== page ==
The physical properties of metals, such as density, Young modulus, Poisson coefficient, thermal conductivity, and electrical resistivity, depend on many factors ranging from variations in chemical and phase compositions, applied heat treatment and processing, to crystallite axes direction. The values of physical properties of metals can often depend on the direction in which they are measured in the crystal lattice and hence are not a simply scalar quantity. Therefore, presenting them with a number is generally an approximation.
IT IS ESSENTIAL THAT ONE PROPERLY UNDERSTANDS THE CONCEPT OF PHYSICAL PROPERTIES OF METALS IN GENERAL, WHICH IS NOT STRAIGHTFORWARD OR SIMPLE. Please keep in mind that physical properties of metals may vary significantly; therefore the values provided in Total Materia ARE ONLY INDICATIVE AND CANNOT BE USED FOR FINAL DESIGN, even when provided by standards development organizations (SDOs). It is the user's responsibility to perform the final review and testing of material properties and the suitability for a particular application.
In an effort to provide metallurgists and materials professionals with as much relevant information as possible, Total Materia has developed and approach for presenting physical properties which can be viewed as a continuum of categories that moves from the most reliable specifics published by SDOs to the more generalized information provided by various sources. This continuum approach has three distinct categories as described below.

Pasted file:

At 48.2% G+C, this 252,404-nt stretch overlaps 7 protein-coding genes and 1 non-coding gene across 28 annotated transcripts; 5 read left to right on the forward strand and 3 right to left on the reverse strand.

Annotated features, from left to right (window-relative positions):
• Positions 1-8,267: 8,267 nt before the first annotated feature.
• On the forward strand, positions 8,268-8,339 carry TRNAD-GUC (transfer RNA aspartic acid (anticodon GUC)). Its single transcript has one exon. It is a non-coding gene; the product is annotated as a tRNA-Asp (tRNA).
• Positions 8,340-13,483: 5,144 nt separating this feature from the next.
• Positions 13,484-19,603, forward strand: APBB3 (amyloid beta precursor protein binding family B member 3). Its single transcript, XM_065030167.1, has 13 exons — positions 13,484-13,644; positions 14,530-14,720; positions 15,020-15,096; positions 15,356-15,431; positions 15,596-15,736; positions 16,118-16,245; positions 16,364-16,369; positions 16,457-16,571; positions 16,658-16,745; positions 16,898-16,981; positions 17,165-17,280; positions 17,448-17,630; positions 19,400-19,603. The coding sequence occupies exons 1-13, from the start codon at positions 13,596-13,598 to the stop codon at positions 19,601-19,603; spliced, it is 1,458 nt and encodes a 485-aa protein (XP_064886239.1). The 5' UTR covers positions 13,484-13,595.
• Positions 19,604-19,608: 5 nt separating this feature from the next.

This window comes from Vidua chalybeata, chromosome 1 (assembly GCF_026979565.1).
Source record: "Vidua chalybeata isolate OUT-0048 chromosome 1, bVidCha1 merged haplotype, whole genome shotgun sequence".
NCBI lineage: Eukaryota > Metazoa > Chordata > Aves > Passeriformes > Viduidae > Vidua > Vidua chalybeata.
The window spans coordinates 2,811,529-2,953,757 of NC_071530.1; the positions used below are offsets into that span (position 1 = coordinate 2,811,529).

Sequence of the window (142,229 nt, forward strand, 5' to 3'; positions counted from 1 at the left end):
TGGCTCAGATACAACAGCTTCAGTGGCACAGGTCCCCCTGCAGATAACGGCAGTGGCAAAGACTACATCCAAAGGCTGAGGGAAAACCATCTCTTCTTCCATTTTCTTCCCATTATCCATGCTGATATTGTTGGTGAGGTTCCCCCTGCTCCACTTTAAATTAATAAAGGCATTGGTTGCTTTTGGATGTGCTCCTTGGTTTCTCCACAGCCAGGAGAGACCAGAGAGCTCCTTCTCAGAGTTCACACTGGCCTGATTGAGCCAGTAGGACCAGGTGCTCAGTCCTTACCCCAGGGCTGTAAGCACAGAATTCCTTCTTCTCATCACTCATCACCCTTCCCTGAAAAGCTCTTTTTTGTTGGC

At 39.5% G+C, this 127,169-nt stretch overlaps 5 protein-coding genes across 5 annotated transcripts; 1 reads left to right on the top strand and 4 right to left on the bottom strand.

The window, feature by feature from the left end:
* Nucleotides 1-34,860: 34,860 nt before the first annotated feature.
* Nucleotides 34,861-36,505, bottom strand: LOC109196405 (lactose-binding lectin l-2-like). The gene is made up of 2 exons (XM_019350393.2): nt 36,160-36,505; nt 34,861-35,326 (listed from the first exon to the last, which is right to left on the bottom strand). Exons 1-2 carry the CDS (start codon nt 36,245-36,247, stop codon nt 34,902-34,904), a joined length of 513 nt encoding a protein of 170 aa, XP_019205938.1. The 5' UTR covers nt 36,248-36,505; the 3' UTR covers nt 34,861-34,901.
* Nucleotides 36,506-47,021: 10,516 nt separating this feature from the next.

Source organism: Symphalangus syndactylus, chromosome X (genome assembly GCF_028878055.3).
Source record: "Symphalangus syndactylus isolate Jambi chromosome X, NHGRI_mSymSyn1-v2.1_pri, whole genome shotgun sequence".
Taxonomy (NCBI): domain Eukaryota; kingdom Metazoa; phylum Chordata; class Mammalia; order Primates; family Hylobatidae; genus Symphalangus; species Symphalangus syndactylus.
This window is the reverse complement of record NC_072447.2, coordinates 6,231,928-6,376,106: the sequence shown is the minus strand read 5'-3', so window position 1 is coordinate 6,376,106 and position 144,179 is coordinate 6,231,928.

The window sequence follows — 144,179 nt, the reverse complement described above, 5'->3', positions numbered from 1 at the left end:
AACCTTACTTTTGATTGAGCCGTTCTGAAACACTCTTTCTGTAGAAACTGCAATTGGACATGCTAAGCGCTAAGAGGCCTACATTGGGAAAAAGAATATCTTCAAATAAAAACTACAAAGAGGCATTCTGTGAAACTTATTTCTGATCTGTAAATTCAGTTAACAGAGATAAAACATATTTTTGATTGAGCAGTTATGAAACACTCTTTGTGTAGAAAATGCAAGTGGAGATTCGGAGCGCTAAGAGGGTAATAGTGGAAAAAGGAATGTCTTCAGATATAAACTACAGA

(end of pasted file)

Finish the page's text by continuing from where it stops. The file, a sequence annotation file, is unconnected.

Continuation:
For some materials, the physical properties are presented within a material specification published by the corresponding standards development organizations (SDOs).
Information published by an SDO is generally reliable, however the values given for physical properties are usually stated as an indication only. Unlike mechanical properties such as tensile and yield stress, that are often mandatory compliance requirements for suppliers, physical properties are usually indicative values for which a much larger range is acceptable, unless otherwise agreed.
The Total Materia category Other Sources for physical properties of metals include information from metals industry and academic literature, brochures, producers’ catalogs, and analysis and documents published on the Internet. Total Materia metallurgists and engineers review this material and make a determination as to its validity.
Although information from these sources is usually correct, we view this level of its reliability as lower than recommendations published by SDOs. Consequently, one must conduct an even more rigorous analysis of the properties and associated application for the material.
Based on metallurgical expertise, statistical applications, and analysis of literature, Total Materia provides typical properties values for various groups of metals, which are grouped according to metallurgical and physical similarity. These Typical Values are by nature an approximation and can be used only as an initial starting point for calculations, but not as a final value.